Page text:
Force India finish third as Sergio Perez earns team a rare podium finish at Manama
Manama: Sergio Perez put in a giant-killing performance in yesterday's Bahrain Grand Prix to give Force India their second-ever podium finish.
Force India's Sergio Perez celebrates on the podium after finishing third at the Bahrain GP. Pic/AFP
Perez, who started fourth on the grid after Red Bull's Daniel Ricciardo was demoted ten places, was in the fight for the podium throughout the race along with teammate Nico Hulkenberg and the two Williams of Felipe Massa and Valtteri Bottas.
The battle between the Force India and Williams was close but was eventually settled in the Silverstone-based team's favour after the safety car disadvantaged the Williams drivers.
At the restart, Hulkenberg initially powered past his Mexican teammate but Perez went past him and stayed in third until the end, untroubled by a charging Daniel Ricciardo who managed to get past Hulkenberg.
With his third place finish, Perez repeats Giancarlo Fisichella's podium effort from the 2009 Belgian Grand Prix when the Italian finished second to the Ferrari of Kimi Raikkonen.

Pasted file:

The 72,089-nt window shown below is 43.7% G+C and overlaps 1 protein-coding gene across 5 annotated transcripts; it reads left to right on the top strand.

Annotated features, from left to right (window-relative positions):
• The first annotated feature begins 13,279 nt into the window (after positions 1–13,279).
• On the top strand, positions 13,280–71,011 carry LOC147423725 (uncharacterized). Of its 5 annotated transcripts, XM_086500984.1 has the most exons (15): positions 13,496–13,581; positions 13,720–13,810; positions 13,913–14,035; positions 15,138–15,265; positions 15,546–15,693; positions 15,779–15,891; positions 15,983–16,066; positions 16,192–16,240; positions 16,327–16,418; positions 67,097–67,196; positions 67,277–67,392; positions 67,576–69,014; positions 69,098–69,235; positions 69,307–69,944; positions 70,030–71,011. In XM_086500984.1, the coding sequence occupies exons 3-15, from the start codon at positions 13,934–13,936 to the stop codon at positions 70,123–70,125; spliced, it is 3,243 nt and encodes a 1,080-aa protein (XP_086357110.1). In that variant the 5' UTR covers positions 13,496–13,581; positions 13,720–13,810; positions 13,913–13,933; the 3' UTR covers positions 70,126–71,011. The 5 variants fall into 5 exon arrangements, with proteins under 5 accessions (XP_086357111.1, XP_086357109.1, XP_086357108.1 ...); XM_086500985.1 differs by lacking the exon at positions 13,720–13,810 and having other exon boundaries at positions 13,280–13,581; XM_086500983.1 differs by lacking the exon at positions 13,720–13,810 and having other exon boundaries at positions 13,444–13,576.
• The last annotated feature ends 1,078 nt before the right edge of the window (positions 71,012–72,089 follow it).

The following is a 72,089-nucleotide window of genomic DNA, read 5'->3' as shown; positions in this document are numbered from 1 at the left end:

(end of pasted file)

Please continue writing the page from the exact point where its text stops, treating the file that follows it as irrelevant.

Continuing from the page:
The result, combined with Hulkenberg's fifth-place finish, helps Force India vault to second in the constructors' standings, behind only the dominant Mercedes cars.
Meanwhile, Lewis Hamilton fended off Nico Rosberg to take victory at the Bahrain GP after a furious race-long duel with his teammate that raises the prospect of a hard-fought and intense battle for the title between the former karting rivals.
Lewis Hamilton (right) and Nico Rosberg celebrate on the podium yesterday. Pic/Getty Images
One second counted
Hamilton, who also led Rosberg across the line last week in Malaysia, took the flag just one second ahead of the German with the two silver cars jostling for the lead and trading fastest laps right until the very dying stages of the 57-lap race.
"No one can tell me that this sport is boring!" Rosberg exclaimed on the radio at the end of an eventful grand prix that was made all the more exciting by a safety car late in the race and was a ringing endorsement for Formula One's new rules.